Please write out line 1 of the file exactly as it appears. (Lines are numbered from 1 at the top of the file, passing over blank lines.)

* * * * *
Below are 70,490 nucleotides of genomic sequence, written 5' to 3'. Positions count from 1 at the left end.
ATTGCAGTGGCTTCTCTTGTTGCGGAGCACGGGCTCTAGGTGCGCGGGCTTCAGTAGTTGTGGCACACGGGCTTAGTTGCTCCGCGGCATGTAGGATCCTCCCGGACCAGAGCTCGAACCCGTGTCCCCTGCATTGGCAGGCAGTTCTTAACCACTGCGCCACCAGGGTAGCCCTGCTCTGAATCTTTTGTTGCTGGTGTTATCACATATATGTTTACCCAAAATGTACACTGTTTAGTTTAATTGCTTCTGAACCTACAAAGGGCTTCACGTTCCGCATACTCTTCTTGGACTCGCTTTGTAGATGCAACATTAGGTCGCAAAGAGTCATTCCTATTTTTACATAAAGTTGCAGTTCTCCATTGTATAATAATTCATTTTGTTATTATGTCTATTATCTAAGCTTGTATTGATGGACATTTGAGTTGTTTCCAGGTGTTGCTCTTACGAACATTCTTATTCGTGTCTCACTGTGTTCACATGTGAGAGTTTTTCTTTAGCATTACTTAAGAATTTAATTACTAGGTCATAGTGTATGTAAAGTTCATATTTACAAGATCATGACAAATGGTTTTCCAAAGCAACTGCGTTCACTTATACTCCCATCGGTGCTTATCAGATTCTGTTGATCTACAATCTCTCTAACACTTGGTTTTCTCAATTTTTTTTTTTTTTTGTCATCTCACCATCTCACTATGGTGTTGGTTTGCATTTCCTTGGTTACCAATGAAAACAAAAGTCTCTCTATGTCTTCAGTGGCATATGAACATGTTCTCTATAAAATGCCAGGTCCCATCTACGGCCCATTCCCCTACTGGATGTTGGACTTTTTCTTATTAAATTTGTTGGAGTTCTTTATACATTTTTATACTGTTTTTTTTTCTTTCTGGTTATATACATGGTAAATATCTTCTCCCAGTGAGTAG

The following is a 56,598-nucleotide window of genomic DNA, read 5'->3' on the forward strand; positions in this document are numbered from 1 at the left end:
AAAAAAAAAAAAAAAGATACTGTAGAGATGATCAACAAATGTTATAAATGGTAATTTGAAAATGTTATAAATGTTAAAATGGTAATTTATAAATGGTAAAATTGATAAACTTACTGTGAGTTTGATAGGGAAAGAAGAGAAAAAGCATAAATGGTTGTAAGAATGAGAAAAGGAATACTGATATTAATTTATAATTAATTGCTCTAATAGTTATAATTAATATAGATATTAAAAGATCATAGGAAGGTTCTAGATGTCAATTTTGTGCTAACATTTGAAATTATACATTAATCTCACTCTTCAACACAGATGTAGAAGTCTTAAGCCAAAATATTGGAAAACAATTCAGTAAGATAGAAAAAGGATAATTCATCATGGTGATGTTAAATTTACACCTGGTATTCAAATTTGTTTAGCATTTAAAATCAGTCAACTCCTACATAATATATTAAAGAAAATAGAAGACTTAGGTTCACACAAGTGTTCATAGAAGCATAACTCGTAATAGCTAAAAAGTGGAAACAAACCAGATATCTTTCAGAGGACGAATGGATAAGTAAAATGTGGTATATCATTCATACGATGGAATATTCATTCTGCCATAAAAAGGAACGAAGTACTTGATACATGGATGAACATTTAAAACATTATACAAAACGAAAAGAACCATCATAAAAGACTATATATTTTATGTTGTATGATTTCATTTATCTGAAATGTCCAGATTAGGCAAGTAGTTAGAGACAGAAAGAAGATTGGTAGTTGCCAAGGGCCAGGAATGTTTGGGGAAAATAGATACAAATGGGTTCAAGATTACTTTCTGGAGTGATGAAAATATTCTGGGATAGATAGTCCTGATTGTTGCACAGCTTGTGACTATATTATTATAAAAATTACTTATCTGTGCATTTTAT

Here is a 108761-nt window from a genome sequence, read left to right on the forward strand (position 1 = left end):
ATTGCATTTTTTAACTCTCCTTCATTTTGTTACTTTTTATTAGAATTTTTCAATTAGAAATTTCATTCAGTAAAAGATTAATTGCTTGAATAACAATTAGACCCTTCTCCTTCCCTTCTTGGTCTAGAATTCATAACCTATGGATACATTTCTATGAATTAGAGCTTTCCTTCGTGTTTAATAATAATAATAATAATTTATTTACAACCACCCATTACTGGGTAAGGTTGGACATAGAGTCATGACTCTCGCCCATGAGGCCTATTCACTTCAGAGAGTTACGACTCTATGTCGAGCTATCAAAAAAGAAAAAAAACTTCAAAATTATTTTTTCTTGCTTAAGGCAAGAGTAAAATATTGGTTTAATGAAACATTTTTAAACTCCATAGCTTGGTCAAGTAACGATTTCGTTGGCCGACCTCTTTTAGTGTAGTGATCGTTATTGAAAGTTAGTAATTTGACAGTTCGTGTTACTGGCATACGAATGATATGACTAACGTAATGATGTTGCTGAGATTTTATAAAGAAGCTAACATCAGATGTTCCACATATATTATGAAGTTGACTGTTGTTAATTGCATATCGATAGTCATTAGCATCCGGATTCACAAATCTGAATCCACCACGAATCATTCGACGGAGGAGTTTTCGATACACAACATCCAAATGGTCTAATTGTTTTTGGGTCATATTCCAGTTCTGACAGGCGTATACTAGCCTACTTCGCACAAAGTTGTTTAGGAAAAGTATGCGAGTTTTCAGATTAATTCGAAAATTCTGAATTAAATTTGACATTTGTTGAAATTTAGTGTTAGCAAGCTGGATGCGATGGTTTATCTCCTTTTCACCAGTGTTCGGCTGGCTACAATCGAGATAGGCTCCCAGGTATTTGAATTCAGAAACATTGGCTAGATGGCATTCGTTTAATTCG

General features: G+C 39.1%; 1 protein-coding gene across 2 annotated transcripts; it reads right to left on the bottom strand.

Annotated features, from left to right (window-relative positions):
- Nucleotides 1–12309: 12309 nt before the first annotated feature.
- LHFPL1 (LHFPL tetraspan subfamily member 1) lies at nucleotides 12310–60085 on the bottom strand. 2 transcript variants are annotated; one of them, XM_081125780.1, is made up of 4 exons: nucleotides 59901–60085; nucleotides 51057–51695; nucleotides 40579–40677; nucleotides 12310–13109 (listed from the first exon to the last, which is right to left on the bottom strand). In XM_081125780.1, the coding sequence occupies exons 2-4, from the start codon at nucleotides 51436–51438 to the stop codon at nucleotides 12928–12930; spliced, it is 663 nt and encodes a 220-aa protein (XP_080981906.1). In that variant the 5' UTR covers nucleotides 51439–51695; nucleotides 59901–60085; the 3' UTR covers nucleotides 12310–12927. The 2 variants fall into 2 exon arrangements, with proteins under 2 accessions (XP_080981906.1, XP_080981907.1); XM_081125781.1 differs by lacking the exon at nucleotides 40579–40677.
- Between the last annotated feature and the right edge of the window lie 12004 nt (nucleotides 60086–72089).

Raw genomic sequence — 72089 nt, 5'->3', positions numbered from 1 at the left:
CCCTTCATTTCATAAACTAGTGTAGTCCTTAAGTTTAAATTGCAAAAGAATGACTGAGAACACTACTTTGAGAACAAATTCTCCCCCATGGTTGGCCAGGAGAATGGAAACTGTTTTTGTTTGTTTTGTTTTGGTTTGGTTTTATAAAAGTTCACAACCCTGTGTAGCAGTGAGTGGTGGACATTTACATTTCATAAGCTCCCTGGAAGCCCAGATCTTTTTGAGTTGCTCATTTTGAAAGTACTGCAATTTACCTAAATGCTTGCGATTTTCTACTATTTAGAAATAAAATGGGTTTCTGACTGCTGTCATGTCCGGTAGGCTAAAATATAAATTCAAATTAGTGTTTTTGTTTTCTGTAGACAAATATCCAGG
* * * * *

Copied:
Below are 70,490 nucleotides of genomic sequence, written 5' to 3'. Positions count from 1 at the left end.